This past Monday evening, the evening of my 42nd birthday, I was privileged to listen to Jim Bradford, General Secretary of the Assemblies of God, speak on Josiah. His message was ripe and full of good things and aimed at ministers under 50 years of age. I have enjoyed listening to Dr. Bradford on the occasions that I have heard him, and no, he's not a relative.
Anyway, during the most thought-provoking piece of his 30 minute message (yes, I love messages that are 30 minutes or less), he touched on what he felt is the greatest weakness of my generation and those younger than me--cynicism.
Cynicism is defined on the Free Online Dictionary as, "An attitude of scornful or jaded negativity, especially a general distrust of the integrity or professed motives of others." As Dr. Bradford conceded, the Baby Boomers have contributed significantly to the spiritual cancer of cynicism through all the things that have marked the last 50 years--no-fault divorce, sexual libertinism, abortion on demand, the dismantling of the family and the systematic deconstruction of many traditional forms of authority in our culture.
However, as he spoke, I sensed that God was speaking to me. There are a number of ways that I contend with a spirit of cynicism, and maybe you do too. Sometimes, especially when I"ve been let down by those in authority, I can find myself drifting into the icy waters of cynicism.
This morning I'm praying that God will not only set me free from cynicism, but that God will give me a pure heart. That is, a heart ready to trust and believe. Perhaps today you struggle to find it in yourself to trust anyone. I want to challenge you today to begin to consciously set aside the spirit negativity that maybe you have allowed to dominate your heart and personality.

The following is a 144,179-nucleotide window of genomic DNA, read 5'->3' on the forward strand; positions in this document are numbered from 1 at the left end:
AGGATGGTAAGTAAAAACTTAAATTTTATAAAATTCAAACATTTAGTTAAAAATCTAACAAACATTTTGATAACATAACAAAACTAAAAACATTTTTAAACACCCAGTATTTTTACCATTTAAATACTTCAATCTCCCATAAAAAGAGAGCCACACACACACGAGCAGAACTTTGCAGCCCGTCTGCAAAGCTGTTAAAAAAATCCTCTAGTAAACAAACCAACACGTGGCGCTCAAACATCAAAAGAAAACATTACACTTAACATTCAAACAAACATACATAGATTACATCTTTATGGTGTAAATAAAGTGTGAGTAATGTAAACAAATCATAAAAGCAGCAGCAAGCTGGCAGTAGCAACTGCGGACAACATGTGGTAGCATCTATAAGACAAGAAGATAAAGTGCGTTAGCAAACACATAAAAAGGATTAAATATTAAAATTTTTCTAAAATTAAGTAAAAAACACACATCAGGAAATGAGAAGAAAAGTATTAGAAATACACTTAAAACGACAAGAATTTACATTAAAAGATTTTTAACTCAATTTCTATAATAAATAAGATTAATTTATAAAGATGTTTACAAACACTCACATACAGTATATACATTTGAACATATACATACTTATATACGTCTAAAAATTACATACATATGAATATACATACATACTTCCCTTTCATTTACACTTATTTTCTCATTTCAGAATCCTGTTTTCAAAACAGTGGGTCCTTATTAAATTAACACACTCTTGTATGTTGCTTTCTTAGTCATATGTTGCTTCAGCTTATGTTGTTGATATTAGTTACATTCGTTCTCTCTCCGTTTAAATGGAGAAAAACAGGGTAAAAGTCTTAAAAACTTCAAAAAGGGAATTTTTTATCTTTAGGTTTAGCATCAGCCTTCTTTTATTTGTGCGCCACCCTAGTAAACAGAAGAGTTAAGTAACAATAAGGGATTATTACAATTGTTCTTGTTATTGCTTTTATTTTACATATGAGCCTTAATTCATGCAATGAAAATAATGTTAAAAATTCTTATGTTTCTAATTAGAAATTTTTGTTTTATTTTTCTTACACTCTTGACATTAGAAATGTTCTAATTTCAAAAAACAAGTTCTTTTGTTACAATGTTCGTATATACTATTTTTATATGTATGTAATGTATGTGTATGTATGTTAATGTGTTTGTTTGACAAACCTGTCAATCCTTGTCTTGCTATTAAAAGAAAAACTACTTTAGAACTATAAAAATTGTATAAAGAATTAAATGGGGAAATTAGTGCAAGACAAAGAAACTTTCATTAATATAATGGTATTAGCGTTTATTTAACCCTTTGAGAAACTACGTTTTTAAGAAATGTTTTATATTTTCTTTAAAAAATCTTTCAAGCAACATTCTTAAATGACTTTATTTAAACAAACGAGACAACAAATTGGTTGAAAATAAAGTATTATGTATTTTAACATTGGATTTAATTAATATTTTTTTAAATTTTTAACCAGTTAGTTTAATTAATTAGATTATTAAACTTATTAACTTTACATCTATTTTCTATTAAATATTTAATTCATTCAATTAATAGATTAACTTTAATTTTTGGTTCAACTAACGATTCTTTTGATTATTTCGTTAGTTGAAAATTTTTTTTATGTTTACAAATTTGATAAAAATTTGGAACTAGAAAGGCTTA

What will happen when we let cynicism go and allow a pure heart, full of trust, faith, sincerity, goodness, thankfulness, and positive attitude take over is that your own quality of life will be lifted. Instead of walking through life on a mission not to be taken as a "sucker", you'll approach life from the vantage point of one who expects to be the object of God's overwhelmingly good and gracious plans.
As Paul writes in Titus 1:15: "To the pure, all things are pure, but to those who are corrupted and do not believe, nothing is pure. In fact, both their minds and consciences are corrupted."
Thanks so much to Dr. Bradford for allowing God to use him so powerfully to bring such a fitting word to me.
Labels: Assemblies of God, character, Christianity, discipleship